‘Hill Street Blues’ creator Bochco dies


‘Hill Street Blues’ creator Bochco dies

LOS ANGELES

Steven Bochco, a writer and producer known for creating the groundbreaking police drama “Hill Street Blues,” died Sunday. He was 74. A family spokesman says Bochco died in his sleep after a battle with cancer.

Bochco, who won 10 primetime Emmys, created several hit television shows including “L.A. Law,” “NYPD Blue,” and “Doogie Howser, M.D.”

Premiering in January 1981, “Hill Street Blues” challenged, even confounded the meager audience that sampled it. Then, on a wave of critical acclaim, the series began to click with viewers, while scoring a history-making 27 Emmy nominations its first year.

During its seven-season run, it won 26 Emmys and launched Bochco on a course that led to dozens of series and earned him four Peabody awards, in addition to the 10 Emmys.

“Hill Street Blues” had a sprawling universe of engaging yet flawed characters, a zippy pace and layers of overlapping, scripted dialogue, shot in a documentary style.

In his self-published memoir “Truth Is a Total Defense: My Fifty Years in Television,” Bochco tells the story of his prolific career, which he began at 22 as a story editor on a popular NBC drama, “The Name of the Game,” all the way to “Murder in the First,” which ran on TNT from 2014 to 2016.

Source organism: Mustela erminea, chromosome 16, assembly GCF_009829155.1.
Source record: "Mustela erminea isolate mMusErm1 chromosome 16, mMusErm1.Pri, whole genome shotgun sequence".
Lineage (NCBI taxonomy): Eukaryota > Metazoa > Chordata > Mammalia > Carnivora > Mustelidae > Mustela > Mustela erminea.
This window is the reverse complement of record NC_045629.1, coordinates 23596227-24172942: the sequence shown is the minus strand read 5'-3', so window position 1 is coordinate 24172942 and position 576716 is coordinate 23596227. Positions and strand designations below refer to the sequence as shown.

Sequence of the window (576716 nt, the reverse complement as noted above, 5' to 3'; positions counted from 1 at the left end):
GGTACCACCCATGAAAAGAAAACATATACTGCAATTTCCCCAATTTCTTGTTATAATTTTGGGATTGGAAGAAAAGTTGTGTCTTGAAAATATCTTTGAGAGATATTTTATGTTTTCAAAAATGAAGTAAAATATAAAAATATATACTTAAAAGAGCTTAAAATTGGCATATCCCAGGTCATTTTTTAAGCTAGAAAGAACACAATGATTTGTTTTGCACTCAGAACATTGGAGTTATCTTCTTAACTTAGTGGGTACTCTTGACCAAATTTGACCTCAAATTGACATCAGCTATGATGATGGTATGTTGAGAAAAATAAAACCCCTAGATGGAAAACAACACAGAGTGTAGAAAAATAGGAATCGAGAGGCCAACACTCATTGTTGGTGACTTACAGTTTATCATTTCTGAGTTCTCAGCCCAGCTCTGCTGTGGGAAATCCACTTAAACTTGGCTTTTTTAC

In his book, Bochco recalls his great collaborations and his battles with actors, studio heads and network execs, along with the flops (”Bay City Blues”! “Cop Rock”!) that made the triumphs even sweeter.

Cosby jury selection starts off slowly

NORRISTOWN, Pa.

Prosecutors and the defense began the difficult task of picking a jury for Bill Cosby’s sexual assault retrial Monday amid a powerful #MeToo movement that has pierced the consciousness of the men and women who will sit in judgment of the 80-year-old comedian.

All but one of the 120 potential jurors who answered questions about their background and views told a judge they had heard or seen something about #MeToo, the cultural campaign that’s been exposing sexual misconduct in the entertainment and news industries.

Jury selection got off to an exceedingly slow start, with a single juror seated and three-quarters of the pool dismissed for cause — primarily because the prospective jurors already had formed an opinion about Cosby’s guilt or innocence. In contrast, five jurors were picked on opening day of Cosby’s first trial.

Cosby is charged with drugging and sexually molesting a Temple University women’s basketball administrator at his suburban Philadelphia home in 2004. He says the sexual encounter with Andrea Constand was consensual. His last trial ended in a hung jury.

Dallas police find Lofgren’s four guitars

DALLAS

Dallas police have recovered four guitars stolen from Nils Lofgren, the longtime member of the E Street Band, before a show.

Dallas police tweeted Monday that they also have made an arrest in the theft. Cpl. Debra Webb provided no further details. Lofgren tweeted his gratitude that his instruments have been recovered, saying: “Looks like my guitars are coming back to me.”

ASSSOCIATED PRESS

Don't Miss a Story

Sign up for our newsletter to receive daily news directly in your inbox.